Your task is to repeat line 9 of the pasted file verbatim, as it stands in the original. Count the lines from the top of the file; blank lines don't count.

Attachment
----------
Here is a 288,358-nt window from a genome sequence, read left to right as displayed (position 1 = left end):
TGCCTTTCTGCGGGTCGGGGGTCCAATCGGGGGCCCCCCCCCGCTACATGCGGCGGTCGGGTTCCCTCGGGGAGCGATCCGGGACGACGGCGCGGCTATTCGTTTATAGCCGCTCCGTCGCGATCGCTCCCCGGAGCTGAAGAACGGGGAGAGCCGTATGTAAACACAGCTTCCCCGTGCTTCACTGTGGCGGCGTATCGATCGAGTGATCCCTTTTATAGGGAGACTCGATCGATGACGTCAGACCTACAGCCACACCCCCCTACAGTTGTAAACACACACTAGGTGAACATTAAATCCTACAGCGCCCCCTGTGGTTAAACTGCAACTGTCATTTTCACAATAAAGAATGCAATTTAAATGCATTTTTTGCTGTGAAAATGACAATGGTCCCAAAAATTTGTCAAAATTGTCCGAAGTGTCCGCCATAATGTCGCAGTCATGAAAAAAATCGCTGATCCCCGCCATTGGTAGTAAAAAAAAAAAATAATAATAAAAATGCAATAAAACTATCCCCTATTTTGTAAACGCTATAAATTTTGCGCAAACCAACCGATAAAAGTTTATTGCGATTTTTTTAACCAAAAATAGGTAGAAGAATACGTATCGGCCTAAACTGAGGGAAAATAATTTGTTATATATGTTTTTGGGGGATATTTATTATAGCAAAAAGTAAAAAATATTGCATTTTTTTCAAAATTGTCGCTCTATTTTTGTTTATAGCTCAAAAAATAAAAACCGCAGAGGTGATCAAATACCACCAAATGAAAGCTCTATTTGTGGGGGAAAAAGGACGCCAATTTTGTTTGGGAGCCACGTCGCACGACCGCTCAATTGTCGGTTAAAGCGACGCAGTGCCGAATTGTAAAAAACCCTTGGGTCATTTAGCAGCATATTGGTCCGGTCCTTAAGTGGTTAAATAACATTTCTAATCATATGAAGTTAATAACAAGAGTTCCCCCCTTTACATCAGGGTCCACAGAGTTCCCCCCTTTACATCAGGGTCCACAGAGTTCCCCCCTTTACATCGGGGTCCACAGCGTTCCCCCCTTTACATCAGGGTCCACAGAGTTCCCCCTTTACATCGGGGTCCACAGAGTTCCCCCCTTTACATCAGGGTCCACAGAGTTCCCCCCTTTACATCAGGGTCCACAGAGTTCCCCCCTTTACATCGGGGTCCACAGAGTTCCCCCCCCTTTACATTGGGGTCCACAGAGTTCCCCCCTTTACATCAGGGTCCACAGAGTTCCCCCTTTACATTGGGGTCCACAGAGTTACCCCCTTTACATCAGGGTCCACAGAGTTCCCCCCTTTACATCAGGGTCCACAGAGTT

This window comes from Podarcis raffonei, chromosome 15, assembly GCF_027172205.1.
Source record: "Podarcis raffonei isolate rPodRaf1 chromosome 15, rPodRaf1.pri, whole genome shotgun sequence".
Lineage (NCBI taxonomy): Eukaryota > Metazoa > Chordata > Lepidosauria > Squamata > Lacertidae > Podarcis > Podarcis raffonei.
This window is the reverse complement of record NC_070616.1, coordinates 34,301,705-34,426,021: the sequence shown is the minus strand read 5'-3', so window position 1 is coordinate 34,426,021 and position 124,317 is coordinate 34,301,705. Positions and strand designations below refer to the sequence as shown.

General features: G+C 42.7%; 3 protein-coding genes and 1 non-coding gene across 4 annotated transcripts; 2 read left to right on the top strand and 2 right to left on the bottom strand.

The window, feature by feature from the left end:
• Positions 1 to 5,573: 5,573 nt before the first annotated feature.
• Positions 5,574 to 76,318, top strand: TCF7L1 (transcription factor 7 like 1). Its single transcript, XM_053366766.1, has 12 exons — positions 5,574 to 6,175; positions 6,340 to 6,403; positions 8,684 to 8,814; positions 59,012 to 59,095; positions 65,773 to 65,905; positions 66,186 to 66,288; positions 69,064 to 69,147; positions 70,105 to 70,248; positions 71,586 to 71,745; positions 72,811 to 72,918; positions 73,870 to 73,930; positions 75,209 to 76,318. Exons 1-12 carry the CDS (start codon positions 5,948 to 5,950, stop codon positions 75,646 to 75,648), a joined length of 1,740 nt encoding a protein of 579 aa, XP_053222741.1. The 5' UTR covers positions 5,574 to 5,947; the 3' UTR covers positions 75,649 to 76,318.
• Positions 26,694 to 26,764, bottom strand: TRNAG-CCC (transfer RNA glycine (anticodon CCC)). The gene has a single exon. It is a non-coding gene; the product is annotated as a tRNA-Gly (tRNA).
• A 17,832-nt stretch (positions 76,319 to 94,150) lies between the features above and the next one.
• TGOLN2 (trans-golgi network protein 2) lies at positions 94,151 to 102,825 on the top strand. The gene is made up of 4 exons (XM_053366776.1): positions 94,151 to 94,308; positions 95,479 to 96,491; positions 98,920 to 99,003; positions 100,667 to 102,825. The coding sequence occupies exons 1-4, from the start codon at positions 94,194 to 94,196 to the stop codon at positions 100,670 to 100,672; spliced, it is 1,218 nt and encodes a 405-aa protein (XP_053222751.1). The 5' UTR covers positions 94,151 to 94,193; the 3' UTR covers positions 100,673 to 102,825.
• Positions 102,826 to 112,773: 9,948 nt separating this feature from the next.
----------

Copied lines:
• Positions 1 to 5,573: 5,573 nt before the first annotated feature.